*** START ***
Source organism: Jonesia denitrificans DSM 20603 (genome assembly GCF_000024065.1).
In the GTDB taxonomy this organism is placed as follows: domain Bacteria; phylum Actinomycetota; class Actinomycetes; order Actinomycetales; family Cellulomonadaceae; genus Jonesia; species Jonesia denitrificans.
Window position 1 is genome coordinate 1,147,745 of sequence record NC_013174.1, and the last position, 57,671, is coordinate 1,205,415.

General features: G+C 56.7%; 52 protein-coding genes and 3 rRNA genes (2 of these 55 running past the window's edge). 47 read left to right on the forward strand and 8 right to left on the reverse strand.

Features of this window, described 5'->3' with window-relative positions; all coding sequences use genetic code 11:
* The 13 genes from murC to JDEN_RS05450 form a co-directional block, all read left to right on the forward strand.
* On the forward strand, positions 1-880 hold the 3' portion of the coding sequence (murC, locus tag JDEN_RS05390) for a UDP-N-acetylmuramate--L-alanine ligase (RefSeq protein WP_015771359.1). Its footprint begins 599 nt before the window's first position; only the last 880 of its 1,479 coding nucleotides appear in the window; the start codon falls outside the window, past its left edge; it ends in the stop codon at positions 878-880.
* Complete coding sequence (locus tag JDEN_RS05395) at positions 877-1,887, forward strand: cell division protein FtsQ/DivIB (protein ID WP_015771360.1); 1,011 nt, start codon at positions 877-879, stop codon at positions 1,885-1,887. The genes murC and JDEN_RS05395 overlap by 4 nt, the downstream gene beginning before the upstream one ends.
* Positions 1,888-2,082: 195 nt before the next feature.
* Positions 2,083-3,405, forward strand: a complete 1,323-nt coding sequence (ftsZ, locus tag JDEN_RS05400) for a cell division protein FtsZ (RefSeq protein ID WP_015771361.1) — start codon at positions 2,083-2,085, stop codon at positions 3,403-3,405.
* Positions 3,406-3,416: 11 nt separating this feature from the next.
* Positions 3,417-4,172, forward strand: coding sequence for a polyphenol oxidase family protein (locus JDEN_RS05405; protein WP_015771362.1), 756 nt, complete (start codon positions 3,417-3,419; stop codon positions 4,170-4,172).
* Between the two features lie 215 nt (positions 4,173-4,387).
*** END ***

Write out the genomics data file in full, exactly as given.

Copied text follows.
Source organism: Jonesia denitrificans DSM 20603 (genome assembly GCF_000024065.1).
In the GTDB taxonomy this organism is placed as follows: domain Bacteria; phylum Actinomycetota; class Actinomycetes; order Actinomycetales; family Cellulomonadaceae; genus Jonesia; species Jonesia denitrificans.
Window position 1 is genome coordinate 1,147,745 of sequence record NC_013174.1, and the last position, 57,671, is coordinate 1,205,415.

General features: G+C 56.7%; 52 protein-coding genes and 3 rRNA genes (2 of these 55 running past the window's edge). 47 read left to right on the forward strand and 8 right to left on the reverse strand.

Features of this window, described 5'->3' with window-relative positions; all coding sequences use genetic code 11:
* The 13 genes from murC to JDEN_RS05450 form a co-directional block, all read left to right on the forward strand.
* On the forward strand, positions 1-880 hold the 3' portion of the coding sequence (murC, locus tag JDEN_RS05390) for a UDP-N-acetylmuramate--L-alanine ligase (RefSeq protein WP_015771359.1). Its footprint begins 599 nt before the window's first position; only the last 880 of its 1,479 coding nucleotides appear in the window; the start codon falls outside the window, past its left edge; it ends in the stop codon at positions 878-880.
* Complete coding sequence (locus tag JDEN_RS05395) at positions 877-1,887, forward strand: cell division protein FtsQ/DivIB (protein ID WP_015771360.1); 1,011 nt, start codon at positions 877-879, stop codon at positions 1,885-1,887. The genes murC and JDEN_RS05395 overlap by 4 nt, the downstream gene beginning before the upstream one ends.
* Positions 1,888-2,082: 195 nt before the next feature.
* Positions 2,083-3,405, forward strand: a complete 1,323-nt coding sequence (ftsZ, locus tag JDEN_RS05400) for a cell division protein FtsZ (RefSeq protein ID WP_015771361.1) — start codon at positions 2,083-2,085, stop codon at positions 3,403-3,405.
* Positions 3,406-3,416: 11 nt separating this feature from the next.
* Positions 3,417-4,172, forward strand: coding sequence for a polyphenol oxidase family protein (locus JDEN_RS05405; protein WP_015771362.1), 756 nt, complete (start codon positions 3,417-3,419; stop codon positions 4,170-4,172).
* Between the two features lie 215 nt (positions 4,173-4,387).